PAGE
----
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20 June 2019, 19:27 | Updated: 20 June 2019, 19:28
Gender identification changes proposed by the Scottish Government have been shelved to allow further consultation on the way trans people receive legal recognition.
The Scottish Government had planned to change legislation to remove the need for trans people to provide evidence - including medical records - that they have lived in their chosen gender for at least two years.
But despite holding a 16-week consultation last year, Social Security and Older People Secretary Shirley Anne-Somerville has announced a further delay to reforms.
Although she said the Scottish Government is committed to reforming the Gender Recognition Act, she added: "I am acutely aware of how divided opinion is on this issue and I want to proceed in a way that builds maximum consensus and allows valid concerns to be properly addressed.
"For that reason we will not introduce legislation to Parliament immediately.
"Instead, it is my intention to publish a draft Gender Recognition Scotland Bill later this year.
"The Bill will be formally introduced to Parliament only when there has been full consultation on the precise details contained within that draft Bill."
Ms Somerville said any new proposals are still likely to remove the need for applicants to provide medical evidence, but "the current requirements will be replaced by an alternative statutory process".
The Scottish Government will also consult on whether gender recognition certificates can be issued for people over 16, rather than 18 under the existing rules.
The current regulations were created after the European Court of Human Rights found that, in 2002, the UK was in breach of international rules for a lack of legal recognition for trans people.
In 2018, the Scottish Government held a 16-week public consultation on proposals to change the Act, including the proposal to remove a requirement for medical evidence.
More than 15,500 responses were received but less than half were from Scotland. Of those Scottish responses, 65% were in favour of reform.
Ms Somerville said the Government has a "duty" to address concerns that changes to gender identification will increase the risks faced by women and "the impact it will have on the provision and protection of single-sex or women-only spaces and services".
However, she said the Equality Act already allows for trans people to be excluded in certain circumstances "where that is proportionate and justifiable, including where a trans person has legal recognition" and the Act will not be affected in this regard.
"I have stated before, as has the First Minister, that I don't feel a conflict between my support for women's rights and for trans rights, but I know and I understand that many do," she said.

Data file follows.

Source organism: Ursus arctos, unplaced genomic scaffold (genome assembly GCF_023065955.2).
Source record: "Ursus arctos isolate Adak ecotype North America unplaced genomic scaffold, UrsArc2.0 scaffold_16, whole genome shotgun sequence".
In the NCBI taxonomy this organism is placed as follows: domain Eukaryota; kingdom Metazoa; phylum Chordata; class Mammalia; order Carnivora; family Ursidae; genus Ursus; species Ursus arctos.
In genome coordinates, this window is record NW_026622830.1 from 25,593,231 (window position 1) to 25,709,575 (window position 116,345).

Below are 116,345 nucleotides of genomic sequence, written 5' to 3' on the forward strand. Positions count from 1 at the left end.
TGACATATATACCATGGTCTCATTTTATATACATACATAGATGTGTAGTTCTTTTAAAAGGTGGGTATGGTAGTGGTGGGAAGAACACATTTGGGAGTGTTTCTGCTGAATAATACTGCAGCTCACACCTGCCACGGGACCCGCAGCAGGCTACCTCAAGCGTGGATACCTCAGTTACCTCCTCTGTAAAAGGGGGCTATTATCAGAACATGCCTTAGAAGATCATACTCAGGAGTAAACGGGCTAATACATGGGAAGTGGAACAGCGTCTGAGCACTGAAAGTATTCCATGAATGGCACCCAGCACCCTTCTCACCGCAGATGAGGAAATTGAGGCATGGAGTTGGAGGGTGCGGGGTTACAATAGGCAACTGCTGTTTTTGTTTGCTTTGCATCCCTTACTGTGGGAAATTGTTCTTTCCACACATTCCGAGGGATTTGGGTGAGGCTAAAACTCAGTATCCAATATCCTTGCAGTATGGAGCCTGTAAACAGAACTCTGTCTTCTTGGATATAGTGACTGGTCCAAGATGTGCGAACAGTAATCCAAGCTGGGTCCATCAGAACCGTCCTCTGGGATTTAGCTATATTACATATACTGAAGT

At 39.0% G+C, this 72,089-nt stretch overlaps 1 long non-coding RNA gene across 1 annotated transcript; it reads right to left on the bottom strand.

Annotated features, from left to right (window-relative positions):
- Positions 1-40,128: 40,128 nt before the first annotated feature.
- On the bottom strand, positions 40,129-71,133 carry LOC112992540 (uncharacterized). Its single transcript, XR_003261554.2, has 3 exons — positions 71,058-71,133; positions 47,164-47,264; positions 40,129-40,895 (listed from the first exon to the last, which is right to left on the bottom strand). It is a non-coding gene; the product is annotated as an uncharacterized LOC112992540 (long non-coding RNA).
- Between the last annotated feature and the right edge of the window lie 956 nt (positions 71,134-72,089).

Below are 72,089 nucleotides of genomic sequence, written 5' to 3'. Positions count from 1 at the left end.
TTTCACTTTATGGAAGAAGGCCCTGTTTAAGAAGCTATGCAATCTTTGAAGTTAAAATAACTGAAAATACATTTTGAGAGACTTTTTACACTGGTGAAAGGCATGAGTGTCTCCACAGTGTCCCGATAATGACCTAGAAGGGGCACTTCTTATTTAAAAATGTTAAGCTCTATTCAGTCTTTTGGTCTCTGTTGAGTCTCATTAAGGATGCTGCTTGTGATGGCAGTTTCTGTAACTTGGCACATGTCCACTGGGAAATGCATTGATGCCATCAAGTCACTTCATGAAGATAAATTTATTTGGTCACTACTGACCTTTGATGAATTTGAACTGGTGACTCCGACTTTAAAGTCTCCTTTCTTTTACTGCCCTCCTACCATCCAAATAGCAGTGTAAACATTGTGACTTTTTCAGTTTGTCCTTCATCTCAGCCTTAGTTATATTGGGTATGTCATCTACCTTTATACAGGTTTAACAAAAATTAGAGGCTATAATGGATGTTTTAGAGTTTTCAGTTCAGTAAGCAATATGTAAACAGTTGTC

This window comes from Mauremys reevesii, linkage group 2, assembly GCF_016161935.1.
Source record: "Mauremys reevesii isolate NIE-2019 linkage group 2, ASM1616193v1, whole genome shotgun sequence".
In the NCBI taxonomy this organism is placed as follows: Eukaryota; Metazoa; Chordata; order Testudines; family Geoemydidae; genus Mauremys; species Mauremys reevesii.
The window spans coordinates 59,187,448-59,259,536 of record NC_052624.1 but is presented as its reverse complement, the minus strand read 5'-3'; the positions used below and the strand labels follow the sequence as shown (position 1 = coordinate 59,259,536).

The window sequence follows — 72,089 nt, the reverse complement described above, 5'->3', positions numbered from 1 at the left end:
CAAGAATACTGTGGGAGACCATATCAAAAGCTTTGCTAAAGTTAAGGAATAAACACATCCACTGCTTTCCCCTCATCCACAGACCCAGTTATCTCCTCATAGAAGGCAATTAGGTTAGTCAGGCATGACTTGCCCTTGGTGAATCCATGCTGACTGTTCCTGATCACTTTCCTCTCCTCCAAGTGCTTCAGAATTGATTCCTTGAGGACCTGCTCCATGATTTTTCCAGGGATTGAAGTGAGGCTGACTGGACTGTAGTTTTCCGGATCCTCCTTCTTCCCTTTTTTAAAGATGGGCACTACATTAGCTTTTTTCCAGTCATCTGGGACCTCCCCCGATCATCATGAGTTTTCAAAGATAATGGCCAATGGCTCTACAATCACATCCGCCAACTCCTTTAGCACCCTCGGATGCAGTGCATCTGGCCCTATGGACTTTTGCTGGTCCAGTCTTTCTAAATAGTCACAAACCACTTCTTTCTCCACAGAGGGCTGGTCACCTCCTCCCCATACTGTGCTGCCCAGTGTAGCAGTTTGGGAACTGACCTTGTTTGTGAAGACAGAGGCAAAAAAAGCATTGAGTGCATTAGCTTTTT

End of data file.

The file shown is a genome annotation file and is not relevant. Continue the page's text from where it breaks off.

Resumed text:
"The fear is that some men will misuse trans equality to access women and to do us harm and I understand that - I understand that predatory men will always seek to find ways to harm women.
"That's not a new problem in Scottish or global society, nor is it a problem created by or the fault the trans community."
Colin Macfarlane, director of Stonewall Scotland, said: "The proposals outline the Government's intention to replace the current outdated, intrusive and medicalised process in favour of one that ensures trans people are respected.
"Any further delay will allow more fear and misinformation to spread and that will profoundly impact on trans people's quality of life in Scotland. Trans people have suffered for far too long from inequalities that can be easily removed."
Scottish Liberal Democrat MSP Alex Cole-Hamilton said: "The Liberal Democrats asked for reform of the GRA in the last parliament because it was harming trans people then just as it is harming them now.
"For every month this debate does not take place in this chamber it takes place outside and is subject to hyperbole and misinformation.
"If a draft bill will be ready later this year, the Scottish Government should run this second public consultation concurrently with the stage one process to give us a fighting chance of delivering reform in this parliament."
Patrick Harvie MSP, co-leader of the Scottish Greens, said: "In a Parliament where every single member stood for election on a manifesto promise to deliver this reform, it is vital that legislation is introduced in time so it can be completed before the parliament ends."